The good news is that in the Deep South and even into southern Illinois where some corn harvest has started, aflatoxin levels are low so far in grain that has been tested. The bad news is based upon history, dry, stress years are notorious for corn developing problems with aflatoxin.
The toxin is produced by a fungus that begins growing on kernels, typically while corn is still in the field. Aflatoxin is particularly troublesome because it has a detrimental effect upon livestock. Hogs are usually impacted the worst, and will go off feed and develop performance issues. Other species may also be affected.
The reason to watch for aflatoxin if you have stressed fields which will trigger cop insurance payments is because of how federally-backed crop insurance deals with aflatoxin issues. Doug Emery, of Diversified Services, says that according to the rules of the Risk Management Agency, once the corn hits the bin, the crop is no longer insured. What happens in the bin is at your risk.
RMA is part of USDA. It is the federal entity that underwrites crop insurance policies across the country for companies like Diversified Services.
The problem with aflatoxin is that if corn isn't handled properly, it can continue to grow and increase to higher levels within the bin. That damage and resulting dock isn't covered by crop insurance.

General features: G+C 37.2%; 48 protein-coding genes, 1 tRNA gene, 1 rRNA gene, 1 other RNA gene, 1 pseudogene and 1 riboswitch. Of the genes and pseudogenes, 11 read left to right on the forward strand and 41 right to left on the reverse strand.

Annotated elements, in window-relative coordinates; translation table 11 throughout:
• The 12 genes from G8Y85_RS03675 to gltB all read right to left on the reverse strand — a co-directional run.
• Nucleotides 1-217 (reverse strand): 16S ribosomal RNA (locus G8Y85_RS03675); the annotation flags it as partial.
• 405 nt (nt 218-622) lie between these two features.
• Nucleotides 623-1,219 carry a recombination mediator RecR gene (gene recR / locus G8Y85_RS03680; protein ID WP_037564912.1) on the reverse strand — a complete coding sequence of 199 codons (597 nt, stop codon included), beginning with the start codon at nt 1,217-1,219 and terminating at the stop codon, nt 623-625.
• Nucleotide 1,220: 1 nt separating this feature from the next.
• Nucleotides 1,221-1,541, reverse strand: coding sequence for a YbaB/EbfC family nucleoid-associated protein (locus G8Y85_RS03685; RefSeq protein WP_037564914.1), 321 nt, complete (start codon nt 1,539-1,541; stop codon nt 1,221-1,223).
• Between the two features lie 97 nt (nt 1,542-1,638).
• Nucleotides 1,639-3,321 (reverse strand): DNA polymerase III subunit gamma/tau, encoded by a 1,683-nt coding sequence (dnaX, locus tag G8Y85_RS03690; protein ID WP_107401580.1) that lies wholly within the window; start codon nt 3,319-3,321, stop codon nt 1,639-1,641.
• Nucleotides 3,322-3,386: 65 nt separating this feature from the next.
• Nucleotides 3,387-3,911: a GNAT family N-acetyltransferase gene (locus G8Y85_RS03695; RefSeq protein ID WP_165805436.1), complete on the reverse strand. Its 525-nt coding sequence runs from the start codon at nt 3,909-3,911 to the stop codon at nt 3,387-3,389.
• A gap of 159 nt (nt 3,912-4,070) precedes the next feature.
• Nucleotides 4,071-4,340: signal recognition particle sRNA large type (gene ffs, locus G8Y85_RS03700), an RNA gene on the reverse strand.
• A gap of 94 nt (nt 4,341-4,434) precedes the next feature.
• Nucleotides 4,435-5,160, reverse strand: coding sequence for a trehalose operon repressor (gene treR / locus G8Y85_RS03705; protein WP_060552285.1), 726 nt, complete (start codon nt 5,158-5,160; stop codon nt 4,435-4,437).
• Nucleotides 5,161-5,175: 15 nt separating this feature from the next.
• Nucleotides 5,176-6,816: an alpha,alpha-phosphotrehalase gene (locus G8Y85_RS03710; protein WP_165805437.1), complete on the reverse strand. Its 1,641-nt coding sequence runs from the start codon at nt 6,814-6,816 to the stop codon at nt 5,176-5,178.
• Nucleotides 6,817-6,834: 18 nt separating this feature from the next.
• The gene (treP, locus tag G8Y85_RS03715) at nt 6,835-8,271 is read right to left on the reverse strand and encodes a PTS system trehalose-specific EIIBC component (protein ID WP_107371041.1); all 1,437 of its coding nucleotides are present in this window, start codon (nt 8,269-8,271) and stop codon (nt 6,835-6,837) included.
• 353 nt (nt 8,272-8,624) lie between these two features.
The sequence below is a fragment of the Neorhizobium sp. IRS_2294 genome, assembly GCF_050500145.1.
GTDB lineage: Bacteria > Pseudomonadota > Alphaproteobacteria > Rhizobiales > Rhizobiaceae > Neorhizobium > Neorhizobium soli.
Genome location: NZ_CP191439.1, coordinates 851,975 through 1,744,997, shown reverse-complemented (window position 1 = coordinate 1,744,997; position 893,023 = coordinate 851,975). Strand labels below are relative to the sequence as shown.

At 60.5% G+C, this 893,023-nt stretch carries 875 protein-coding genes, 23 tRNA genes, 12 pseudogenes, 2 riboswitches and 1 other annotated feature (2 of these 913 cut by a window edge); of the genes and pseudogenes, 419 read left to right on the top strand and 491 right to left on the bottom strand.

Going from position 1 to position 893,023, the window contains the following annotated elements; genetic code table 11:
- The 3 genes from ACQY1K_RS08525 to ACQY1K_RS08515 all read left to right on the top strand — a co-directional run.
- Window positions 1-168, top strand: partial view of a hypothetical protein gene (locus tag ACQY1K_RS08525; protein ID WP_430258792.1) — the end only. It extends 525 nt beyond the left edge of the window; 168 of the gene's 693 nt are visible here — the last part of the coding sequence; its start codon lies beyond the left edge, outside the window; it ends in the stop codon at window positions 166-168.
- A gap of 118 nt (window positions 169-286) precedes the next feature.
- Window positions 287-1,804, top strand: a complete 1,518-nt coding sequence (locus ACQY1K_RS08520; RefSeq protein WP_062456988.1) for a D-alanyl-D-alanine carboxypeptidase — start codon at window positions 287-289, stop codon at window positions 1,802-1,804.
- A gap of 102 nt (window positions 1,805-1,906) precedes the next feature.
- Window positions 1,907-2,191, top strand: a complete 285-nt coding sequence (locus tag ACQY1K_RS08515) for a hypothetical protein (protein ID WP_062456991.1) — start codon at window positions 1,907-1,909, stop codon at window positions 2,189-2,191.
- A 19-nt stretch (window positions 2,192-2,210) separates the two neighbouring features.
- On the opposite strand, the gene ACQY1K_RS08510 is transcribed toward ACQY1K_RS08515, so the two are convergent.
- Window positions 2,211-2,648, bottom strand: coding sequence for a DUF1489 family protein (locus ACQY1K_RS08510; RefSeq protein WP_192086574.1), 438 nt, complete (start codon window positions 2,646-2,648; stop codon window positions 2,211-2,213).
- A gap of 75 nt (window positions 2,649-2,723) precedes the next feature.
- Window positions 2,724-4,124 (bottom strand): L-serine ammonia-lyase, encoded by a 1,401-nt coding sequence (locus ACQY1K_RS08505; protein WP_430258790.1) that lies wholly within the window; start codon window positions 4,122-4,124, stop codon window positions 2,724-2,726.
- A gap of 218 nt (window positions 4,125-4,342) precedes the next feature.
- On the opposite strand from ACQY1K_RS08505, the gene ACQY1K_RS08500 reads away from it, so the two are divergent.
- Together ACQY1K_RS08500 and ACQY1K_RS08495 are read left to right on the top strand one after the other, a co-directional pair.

What you need to do if you suspect problems or begin hearing about aflatoxin problems in your area is contact your crop insurance agent, he notes. Elevators will likely be checking for aflatoxin. They will either reject the load or assess a stiff dock, because it affects what it can do with the corn.
Most elevators have a preset limit as to how much aflatoxin it takes to trigger the reject or dock level,. If it's food grade corn, aflatoxin is likely to trigger that action faster. While the old standby was black light testing, many elevators today have immunoassay strips. Some even have scanners that will read the strips and determine the exact level in the sample.
However, for crop insurance purposes, sampled must b e sent to a federally accredited lab. The bottom line it to stay ahead and out in front of potential problems, rather than finding out after your corn is binned that there is a problem.